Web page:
It would appear that there are a great many outlets who really, REALLY, want Donald Trump to have succeeded in “winning” last night’s GOP debate without having actually been there.
Vox Vox-splained it this way:
My colleagues are saying Donald Trump won the debate, because in his absence the rest of the Republican candidates cut each other down. But Trump won the debate in another way: His absence from the debate appears to have hurt viewership, as he predicted.
Early numbers suggest that between 11 million and 13 million viewers watched the Fox News debate, which is about half of the audience Trump drew to the first Fox News debate in August, when the event drew a record-breaking 23 million viewers. (We’ll have more precise numbers later in the day.)
(My suggestion is to keep an eye out for those more precise numbers.)
And while CNN Money has to begrudgingly admit that Fox had better ratings than the rival cable stations showing Trump’s event, that means nothing:
So Thursday’s debate was bigger — but not by much. The other five GOP debates of the cycle have had household ratings ranging from 8.9 to 15.9.
That’s why Trump can claim victory. (His campaign had no immediate comment about the ratings on Friday.)
Actual viewership numbers will be available later in the day on Friday. Fox News likely had 11 million to 13 million viewers for the debate.
But one thing is ultimately unknowable: How many more viewers would have watched if Trump had been center stage?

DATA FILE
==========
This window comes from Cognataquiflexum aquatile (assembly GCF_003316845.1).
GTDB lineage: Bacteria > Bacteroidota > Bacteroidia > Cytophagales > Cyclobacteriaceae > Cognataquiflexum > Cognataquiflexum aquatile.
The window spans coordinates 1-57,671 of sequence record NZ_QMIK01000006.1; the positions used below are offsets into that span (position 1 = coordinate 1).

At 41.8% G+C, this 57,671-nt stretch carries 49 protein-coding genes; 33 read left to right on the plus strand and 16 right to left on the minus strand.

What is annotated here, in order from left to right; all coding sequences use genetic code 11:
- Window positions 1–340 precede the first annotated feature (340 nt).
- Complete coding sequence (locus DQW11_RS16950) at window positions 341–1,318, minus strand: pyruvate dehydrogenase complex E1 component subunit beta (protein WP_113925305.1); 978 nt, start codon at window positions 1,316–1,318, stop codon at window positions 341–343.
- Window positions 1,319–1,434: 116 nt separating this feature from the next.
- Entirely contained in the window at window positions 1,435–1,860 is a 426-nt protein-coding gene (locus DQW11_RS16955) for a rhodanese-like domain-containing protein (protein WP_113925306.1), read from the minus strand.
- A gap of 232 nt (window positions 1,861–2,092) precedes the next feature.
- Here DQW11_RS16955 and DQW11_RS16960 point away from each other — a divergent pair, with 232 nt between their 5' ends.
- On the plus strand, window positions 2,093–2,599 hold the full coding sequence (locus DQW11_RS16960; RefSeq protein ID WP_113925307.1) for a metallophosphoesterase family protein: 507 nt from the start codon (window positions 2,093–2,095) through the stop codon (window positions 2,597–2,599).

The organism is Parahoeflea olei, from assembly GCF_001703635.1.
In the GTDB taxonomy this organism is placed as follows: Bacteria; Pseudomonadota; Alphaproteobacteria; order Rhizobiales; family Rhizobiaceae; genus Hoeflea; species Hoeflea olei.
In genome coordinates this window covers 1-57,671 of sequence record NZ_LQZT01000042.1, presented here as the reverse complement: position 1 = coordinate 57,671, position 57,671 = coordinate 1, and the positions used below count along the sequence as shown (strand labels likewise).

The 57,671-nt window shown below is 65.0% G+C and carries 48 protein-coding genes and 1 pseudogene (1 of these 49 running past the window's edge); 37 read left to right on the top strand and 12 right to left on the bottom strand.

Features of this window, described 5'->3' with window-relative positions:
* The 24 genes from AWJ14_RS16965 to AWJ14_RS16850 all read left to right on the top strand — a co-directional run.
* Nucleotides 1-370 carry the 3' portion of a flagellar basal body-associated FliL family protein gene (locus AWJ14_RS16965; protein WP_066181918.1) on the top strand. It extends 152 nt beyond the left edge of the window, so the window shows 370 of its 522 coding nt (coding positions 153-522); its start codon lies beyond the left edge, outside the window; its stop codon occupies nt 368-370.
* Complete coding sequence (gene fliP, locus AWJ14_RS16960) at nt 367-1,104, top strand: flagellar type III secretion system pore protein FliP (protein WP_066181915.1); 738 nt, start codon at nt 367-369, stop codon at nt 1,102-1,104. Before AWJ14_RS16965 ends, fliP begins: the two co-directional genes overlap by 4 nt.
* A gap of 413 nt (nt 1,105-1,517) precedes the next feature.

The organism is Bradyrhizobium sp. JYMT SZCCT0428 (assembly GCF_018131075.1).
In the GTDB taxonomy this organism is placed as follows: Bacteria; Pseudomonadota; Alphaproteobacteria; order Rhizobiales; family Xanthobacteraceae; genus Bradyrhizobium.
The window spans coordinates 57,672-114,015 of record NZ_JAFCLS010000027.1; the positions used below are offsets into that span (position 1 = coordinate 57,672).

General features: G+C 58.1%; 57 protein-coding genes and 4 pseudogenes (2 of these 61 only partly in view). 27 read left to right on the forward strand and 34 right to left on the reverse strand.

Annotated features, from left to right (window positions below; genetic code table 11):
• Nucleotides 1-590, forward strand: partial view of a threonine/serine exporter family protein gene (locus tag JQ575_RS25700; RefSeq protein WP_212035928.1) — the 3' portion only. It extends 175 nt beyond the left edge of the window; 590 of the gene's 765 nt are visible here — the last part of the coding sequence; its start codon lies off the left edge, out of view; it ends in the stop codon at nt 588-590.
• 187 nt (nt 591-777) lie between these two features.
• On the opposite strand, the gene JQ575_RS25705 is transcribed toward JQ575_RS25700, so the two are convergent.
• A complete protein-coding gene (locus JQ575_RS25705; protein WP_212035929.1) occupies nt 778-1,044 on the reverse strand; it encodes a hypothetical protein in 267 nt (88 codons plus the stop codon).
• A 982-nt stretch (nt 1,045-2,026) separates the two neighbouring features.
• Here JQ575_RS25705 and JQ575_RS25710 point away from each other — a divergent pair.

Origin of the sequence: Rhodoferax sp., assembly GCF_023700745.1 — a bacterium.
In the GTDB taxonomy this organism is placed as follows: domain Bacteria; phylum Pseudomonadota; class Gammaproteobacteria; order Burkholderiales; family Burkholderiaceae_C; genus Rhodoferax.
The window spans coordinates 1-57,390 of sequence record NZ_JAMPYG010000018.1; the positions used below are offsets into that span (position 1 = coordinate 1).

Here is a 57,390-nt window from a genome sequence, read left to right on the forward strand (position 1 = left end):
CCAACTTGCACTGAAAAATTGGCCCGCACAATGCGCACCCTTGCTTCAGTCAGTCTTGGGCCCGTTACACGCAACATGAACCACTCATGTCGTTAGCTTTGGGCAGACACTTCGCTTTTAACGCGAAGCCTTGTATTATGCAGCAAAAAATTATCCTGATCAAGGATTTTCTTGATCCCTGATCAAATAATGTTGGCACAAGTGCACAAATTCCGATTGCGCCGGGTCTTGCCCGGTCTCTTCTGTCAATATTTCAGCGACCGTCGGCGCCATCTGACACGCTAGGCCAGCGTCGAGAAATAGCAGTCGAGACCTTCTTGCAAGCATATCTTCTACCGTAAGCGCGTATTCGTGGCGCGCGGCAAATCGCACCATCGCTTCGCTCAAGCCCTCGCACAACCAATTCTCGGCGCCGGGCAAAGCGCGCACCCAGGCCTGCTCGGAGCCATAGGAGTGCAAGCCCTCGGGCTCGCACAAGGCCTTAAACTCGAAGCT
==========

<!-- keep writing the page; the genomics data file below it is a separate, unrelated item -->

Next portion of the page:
“That’s why Trump can claim victory.” Even though he can’t. Not really. (My suggestion is to look out for those actual viewership numbers later today.)
So what did happen last night? Simply put: Chris Christie finally made some sense, Cruz got his hat handed to him by a moderator, and Marco Rubio began his ascendency. Frank Luntz’ focus group had a lot to say about the latter (you can decide for yourself how unbiased these focus groups tend to be, and Media Matters can help you with your skepticism):
“Haven’t you already proven that you cannot be trusted on this issue?” Kelly asked Rubio.
Rubio said matter-of-factly that he would not embrace a hard-line approach like deporting everyone who immigrated into the US illegally. However, he also said he would work through Congress and not implement major immigration-policy changes through executive action like President Barack Obama.
“Absolutely. We’re not going to round up and deport 12 million people. But we’re not going to go around handing out citizenship cards, either. There will be a process. We will see what the American people are willing to support. But it will not be unconstitutional executive orders,” Rubio said as part of Luntz’s highlight reel.
The focus group reacted by applauding. Several participants told Luntz they became Rubio supporters after watching the debate. They used words like “organized,” “confident,” “presidential,” and “electable” to describe him, when asked to use a single word or phrase.
And so the field continues to oscillate and whittle down and ebb and flow. And, despite Democrats line that this indicates a fracturing in the GOP, it looks more like what this process is supposed to look like: candidates making their cases and the people responding. One thing is for certain (with apologies to CNN Money and Vox), and I’ll let Bill Kristol break the news:
In fact, I’ll risk further and repeated ridicule, and say: We have seen #PeakTrump!
— Bill Kristol (@BillKristol) January 29, 2016